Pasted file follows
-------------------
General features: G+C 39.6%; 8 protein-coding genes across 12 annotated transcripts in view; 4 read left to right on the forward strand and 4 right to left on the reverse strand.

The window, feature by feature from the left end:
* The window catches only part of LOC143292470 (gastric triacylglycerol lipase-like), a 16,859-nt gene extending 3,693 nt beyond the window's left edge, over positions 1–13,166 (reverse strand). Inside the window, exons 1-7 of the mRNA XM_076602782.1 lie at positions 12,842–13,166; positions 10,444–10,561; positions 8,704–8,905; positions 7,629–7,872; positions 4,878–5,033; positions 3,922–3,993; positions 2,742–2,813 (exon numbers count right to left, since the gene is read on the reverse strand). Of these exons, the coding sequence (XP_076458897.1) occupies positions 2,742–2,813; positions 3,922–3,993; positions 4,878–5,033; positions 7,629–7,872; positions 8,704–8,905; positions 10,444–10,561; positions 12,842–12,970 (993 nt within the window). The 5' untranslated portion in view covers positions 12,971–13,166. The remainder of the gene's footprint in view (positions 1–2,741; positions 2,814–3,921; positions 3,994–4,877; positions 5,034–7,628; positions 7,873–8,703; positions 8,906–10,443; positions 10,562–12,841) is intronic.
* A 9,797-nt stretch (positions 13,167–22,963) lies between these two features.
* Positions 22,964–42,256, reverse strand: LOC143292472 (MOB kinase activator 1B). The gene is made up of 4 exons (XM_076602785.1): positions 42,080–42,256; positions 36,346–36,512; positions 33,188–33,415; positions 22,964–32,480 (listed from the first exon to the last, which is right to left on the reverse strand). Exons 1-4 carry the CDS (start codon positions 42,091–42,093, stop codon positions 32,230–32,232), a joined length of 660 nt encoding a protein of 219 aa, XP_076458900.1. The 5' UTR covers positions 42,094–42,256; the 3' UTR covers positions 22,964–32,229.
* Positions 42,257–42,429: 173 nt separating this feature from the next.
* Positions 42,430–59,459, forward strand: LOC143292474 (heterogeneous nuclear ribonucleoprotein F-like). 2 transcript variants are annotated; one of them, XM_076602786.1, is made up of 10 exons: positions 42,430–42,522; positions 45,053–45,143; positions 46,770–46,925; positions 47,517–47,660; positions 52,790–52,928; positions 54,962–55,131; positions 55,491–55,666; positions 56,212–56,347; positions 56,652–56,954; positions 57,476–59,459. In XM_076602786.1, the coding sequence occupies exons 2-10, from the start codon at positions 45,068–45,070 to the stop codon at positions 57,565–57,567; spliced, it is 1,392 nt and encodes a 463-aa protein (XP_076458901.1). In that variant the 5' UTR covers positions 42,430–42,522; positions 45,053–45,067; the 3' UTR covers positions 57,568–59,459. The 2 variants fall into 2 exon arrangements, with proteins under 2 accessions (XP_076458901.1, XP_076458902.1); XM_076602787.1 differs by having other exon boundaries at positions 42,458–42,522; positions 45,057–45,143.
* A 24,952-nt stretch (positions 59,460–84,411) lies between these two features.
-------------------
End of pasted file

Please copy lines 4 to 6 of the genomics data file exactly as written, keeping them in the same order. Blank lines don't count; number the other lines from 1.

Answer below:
* A 9,797-nt stretch (positions 13,167–22,963) lies between these two features.
* Positions 22,964–42,256, reverse strand: LOC143292472 (MOB kinase activator 1B). The gene is made up of 4 exons (XM_076602785.1): positions 42,080–42,256; positions 36,346–36,512; positions 33,188–33,415; positions 22,964–32,480 (listed from the first exon to the last, which is right to left on the reverse strand). Exons 1-4 carry the CDS (start codon positions 42,091–42,093, stop codon positions 32,230–32,232), a joined length of 660 nt encoding a protein of 219 aa, XP_076458900.1. The 5' UTR covers positions 42,094–42,256; the 3' UTR covers positions 22,964–32,229.
* Positions 42,257–42,429: 173 nt separating this feature from the next.